Climbing New Routes near Bilibino
In July and August 2015, we climbed several routes on a previously unclimbed 500m granite wall in the Chukotka Autonomous region of Siberia. The area, about 60km from the remote town of Bilibino, had its first ascents in 2014 by our friends Chris Fitzgerald and Chris Warner, lured by a few photos sent to them by a local. They concentrated their climbing efforts on the Commander and General Peaks, but in 2015 Chris Fitzgerald returned to the area with us, and we climbed at the Finger Crack Cirque, a separate valley that Chris and Chris discovered in 2014 but didn't climb in. We also explored in another valley where there were more spectacular unclimbed walls, and we made the first ascent of Weasel Tower.
We almost didn't even get to the region when we found out, only two weeks before we were due to depart, that we were supposed to have a special permit, a 'propusk', to enter the Chukotka region, a process usually requiring at least two months. This came about because a European climbing team arrived before us, also without the 'propusk', and the authorities were alerted to this fact. This team, plus us, plus a couple of Scottish climbers who were due to arrive later, were the most visitors that Bilibino had ever had - apparently Bilibino had received about two tourists in the last 10 years, and this permit was not anything any of the locals knew about! We were lucky to have a great contact in Bilibino who somehow managed to negotiate with the local authorities so we could enter. We all had to pay fines, and we were fingerprinted and had to sign various documents in Russian.
After sorting all that out, and purchasing very expensive local food (it all has to come in on small aircraft), we were driven in 4WD vehicles, to a point about 6km away from the Commander and General Peaks. Here we met the European team on their way out, having climbed several new routes in the Commander and General area. We spend a few days ferrying loads to this area, and then a further 7km to the Finger Crack Cirque. In this valley, we set up base camp next to a lake, and with the abundance of rocks around, built a rock shelter to protect us from rain and winds. The Finger Crack Cirque was dubbed as such by the Chris's due to the abundance of splitter cracks on the sweeping granite wall, over a kilometre in length.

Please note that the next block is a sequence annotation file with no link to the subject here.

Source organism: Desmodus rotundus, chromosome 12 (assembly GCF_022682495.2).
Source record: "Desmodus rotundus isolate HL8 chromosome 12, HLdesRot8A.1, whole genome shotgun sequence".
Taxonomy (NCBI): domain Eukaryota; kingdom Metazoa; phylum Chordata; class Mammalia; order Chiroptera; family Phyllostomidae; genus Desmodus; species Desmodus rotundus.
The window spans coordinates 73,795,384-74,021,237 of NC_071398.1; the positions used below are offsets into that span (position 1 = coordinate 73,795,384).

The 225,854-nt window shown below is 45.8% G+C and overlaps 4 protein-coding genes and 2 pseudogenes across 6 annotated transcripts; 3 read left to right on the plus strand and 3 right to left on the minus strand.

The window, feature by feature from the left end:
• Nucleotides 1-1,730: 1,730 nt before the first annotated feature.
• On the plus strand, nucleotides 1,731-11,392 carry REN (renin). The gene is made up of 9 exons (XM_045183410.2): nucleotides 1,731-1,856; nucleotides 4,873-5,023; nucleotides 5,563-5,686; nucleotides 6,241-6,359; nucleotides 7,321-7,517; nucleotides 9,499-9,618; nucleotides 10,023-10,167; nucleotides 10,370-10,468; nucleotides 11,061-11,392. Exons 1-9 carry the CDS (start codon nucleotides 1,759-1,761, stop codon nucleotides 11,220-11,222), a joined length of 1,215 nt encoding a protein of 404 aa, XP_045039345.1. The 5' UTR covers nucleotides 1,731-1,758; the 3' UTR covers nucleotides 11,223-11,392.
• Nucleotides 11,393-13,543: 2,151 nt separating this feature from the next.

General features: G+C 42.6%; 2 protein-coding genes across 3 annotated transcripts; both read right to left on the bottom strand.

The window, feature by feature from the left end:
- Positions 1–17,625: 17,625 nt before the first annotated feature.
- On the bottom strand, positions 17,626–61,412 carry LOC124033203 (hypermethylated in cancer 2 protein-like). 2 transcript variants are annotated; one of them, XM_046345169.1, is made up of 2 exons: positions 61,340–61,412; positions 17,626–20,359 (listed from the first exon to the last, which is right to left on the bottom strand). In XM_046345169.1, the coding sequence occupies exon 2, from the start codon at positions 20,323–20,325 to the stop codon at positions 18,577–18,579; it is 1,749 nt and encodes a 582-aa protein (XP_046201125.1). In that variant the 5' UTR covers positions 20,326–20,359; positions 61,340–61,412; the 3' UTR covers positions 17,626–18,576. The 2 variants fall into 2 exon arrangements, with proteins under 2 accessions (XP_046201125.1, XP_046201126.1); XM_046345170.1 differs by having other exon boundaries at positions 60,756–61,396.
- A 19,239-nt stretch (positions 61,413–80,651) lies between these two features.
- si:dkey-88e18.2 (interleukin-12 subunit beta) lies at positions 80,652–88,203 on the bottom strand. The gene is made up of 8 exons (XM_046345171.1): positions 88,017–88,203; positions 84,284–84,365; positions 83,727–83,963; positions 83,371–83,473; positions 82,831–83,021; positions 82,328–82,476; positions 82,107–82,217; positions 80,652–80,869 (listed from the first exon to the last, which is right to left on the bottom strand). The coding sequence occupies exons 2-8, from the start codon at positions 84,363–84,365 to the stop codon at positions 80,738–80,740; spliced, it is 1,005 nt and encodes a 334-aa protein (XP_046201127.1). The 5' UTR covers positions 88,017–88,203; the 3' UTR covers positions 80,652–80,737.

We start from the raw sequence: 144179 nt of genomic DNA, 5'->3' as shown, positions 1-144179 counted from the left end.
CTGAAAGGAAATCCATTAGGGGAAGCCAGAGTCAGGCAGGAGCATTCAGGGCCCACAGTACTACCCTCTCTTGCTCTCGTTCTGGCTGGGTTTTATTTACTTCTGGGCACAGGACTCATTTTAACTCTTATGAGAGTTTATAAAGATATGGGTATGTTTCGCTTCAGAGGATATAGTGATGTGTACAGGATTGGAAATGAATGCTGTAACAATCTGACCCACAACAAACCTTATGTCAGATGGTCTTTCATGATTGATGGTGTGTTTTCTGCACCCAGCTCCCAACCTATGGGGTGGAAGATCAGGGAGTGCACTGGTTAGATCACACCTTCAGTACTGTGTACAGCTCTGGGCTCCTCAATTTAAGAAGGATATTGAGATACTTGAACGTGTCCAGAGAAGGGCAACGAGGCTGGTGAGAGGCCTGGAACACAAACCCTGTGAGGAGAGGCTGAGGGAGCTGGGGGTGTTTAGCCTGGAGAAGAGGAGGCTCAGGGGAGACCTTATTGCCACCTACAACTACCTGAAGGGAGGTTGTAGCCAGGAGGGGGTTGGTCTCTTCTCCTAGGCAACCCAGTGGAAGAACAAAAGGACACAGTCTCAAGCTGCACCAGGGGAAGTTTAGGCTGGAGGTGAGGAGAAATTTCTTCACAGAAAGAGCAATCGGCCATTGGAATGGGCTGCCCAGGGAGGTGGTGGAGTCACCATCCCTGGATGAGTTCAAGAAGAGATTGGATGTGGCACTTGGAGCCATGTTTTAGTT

The named did not disappoint and there were some stellar finger and hand cracks on the wall. We put up several new lines in the Finger Crack Cirque - all of our routes were climbed ground up, and most using only natural protection. One steeper and harder line, 'Orbital Sander', we climbed over three days, and due to some sections of fused cracks, a few bolts were placed on lead. Getting down from the top of the cirque was an easy, but long, hike down the ridge back to camp - very civilised! It was a lovely valley to be based in, and we regularly saw pikas, lemmings, and weasels scurrying between the rocks. We even saw deer from afar, but no bear sightings even though they live in the area.
The weather alternated between a few sunny days followed by some rainy days, but we also got some unseasonal early snowfalls in the second half of the trip. We originally planned to climb on the Commander and General Peaks toward the end of the trip, but the early snows and a dramatic drop in temperature limited our climbing objectives and there was little point moving to that area. We still managed another climb during the colder weather, on a tower that we named Weasel Tower in an adjacent valley. We hiked to this valley the previous day and camped near the tower. Even though more snow fell during the night, it melted quite quickly and we managed to get up the climb, albeit in very cold and shady conditions. The climbing ended up being much harder than it looked from the ground, and a move pulling on a cam was required on two harder sections that might have been possible in warmer conditions. But the climb was worth it for the pointy summit of the tower and spectacular views to the north.
We also met the two-man Scottish team, who had unfortunately arrived just before the snow came and were climbing in the Commander area. Our kind gift of some ethanol (given to us by the Russian... yes they drink it!!) helped ease the frustrations the guys were experiencing due to the weather, although we thought the horrid hangovers were not worth it! We all hiked out together from the Finger Crack Cirque, down a 12km long, broad valley that took us directly to a road from where we could easily be picked up. It is quite a stunning landscape and we experienced the seasons change rapidly from mosquito-infested summer, to a landscape draped in snow and rich red autumn colours, all in a matter of a few weeks. In Bilibino we were treated to a 'bunya' - a backyard sauna including a thrashing of dried oak leaves. The warmth and generosity of our local Russian friends also made this trip a memorable one.
For more about this trip, see the article in Vertical Life magazine on our Media page.
Bilibino is in the Chukotka Autonomous Region, the north-eastern most district in Russia.
The climbing lies about 200km north of the Arctic Circle, and is in an area of valleys and peaks about 12km across, surrounded by polar tundra.
'The Propusk', grade 18, six pitches, 290m (plus ~300m of scrambling to top), Finger Crack Cirque.
'Lemming Meringue Pie', grade 16, two pitches, 110m, Finger Crack Cirque.
'Vodka and Lemming', grade 18, seven pitches, 385m (plus 140m of 4th and 5th class scrambling to top), Finger Crack Cirque.
'Orbital Sander', grade 22/23, eight pitches, 440m to top, Finger Crack Cirque.
'Siberian Summer', grade 21/A1, four pitches, 160m to summit, Weasel Tower.